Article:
QEEG-guided neurofeedback for recurrent migraine headaches.

Neurotherapy Center of Dallas, 12870 Hillcrest, Suite 201, Dallas, Texas 75230, USA.
Clinical EEG and neuroscience: official journal of the EEG and Clinical Neuroscience Society (ENCS) (Impact Factor: 3.16). 01/2011; 42(1):59-61. DOI: 10.1177/155005941104200112
Source: PubMed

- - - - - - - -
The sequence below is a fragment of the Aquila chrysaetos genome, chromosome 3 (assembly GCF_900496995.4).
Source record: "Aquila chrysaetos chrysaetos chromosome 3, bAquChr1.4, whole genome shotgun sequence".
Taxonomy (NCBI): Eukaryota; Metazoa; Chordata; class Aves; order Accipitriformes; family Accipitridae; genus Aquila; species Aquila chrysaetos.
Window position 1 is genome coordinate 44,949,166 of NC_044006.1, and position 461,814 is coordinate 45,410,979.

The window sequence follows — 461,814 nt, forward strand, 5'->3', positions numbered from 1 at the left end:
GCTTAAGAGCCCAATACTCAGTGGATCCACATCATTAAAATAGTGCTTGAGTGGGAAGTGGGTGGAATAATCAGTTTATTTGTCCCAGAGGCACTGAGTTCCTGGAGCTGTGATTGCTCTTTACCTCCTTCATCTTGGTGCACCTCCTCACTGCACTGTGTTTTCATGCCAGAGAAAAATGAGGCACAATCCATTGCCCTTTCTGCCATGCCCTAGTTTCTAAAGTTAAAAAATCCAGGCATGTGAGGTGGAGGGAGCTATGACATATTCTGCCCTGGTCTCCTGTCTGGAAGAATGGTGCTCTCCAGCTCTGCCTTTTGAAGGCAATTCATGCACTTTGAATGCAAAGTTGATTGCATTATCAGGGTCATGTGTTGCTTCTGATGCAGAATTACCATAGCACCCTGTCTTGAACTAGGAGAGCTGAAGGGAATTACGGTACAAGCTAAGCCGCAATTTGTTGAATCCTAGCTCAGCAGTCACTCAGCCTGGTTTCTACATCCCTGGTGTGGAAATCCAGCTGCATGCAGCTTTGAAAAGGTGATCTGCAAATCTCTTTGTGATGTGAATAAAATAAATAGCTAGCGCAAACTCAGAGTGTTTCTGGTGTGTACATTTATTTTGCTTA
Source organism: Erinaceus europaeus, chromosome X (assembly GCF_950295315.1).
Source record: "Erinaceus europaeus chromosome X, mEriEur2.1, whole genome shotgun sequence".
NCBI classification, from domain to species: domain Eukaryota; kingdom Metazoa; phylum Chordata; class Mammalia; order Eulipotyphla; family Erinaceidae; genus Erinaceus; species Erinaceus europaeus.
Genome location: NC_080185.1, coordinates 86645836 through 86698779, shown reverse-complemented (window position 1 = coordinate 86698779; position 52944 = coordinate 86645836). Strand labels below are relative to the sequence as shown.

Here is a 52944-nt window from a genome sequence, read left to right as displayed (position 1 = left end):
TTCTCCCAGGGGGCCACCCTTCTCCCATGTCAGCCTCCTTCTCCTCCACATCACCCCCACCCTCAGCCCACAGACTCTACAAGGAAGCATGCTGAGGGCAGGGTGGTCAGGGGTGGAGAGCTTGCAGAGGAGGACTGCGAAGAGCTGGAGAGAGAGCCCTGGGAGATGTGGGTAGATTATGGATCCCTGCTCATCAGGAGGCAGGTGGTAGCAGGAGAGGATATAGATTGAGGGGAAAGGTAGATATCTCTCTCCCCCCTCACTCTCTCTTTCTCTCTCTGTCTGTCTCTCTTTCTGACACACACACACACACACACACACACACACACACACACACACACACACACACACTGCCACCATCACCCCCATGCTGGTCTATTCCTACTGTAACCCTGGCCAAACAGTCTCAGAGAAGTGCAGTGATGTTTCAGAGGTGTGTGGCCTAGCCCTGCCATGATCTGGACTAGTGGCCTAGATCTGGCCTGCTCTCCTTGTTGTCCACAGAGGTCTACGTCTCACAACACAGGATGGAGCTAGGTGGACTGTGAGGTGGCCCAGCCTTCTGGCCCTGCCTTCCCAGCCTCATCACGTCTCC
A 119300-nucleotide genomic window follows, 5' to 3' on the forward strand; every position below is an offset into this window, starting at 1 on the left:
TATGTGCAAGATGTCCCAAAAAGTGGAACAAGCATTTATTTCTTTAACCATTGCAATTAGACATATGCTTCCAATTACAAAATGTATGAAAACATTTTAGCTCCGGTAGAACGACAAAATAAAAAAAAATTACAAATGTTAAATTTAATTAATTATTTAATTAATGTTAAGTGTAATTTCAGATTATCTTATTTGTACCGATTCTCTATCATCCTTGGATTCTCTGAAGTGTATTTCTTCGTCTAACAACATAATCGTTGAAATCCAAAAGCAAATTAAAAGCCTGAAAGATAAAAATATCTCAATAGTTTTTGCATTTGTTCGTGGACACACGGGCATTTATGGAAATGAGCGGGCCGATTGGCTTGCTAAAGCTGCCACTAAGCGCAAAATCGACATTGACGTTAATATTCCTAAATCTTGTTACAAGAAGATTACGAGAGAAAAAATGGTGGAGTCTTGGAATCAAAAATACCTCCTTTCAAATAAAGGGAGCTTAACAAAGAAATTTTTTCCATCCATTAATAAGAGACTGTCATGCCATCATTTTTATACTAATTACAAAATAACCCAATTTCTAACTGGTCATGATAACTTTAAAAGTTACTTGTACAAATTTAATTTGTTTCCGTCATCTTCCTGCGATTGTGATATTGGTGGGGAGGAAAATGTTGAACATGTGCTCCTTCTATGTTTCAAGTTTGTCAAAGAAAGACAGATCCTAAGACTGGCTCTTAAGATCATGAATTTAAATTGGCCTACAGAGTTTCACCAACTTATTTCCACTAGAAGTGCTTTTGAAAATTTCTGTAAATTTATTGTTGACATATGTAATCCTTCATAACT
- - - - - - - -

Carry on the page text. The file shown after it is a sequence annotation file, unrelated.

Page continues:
ABSTRACT Seventy-one patients with recurrent migraine headaches, aged 17-62, from one neurological practice, completed a quantitative electroencephalogram (QEEG) procedure. All QEEG results indicated an excess of high-frequency beta activity (21-30 Hz) in 1-4 cortical areas. Forty-six of the 71 patients selected neurofeedback training while the remaining 25 chose to continue on drug therapy. Neurofeedback protocols consisted of reducing 21-30 Hz activity and increasing 10 Hz activity (5 sessions for each affected site). All the patients were classified as migraine without aura. For the neurofeedback group the majority (54%) experienced complete cessation of their migraines, and many others (39%) experienced a reduction in migraine frequency of greater than 50%. Four percent experienced a decrease in headache frequency of < 50%. Only one patient did not experience a reduction in headache frequency. The control group of subjects who chose to continue drug therapy as opposed to neurofeedback experienced no change in headache frequency (68%), a reduction of less than 50% (20%), or a reduction greater than 50% (8%). QEEG-guided neurofeedback appears to be dramatically effective in abolishing or significantly reducing headache frequency in patients with recurrent migraine.

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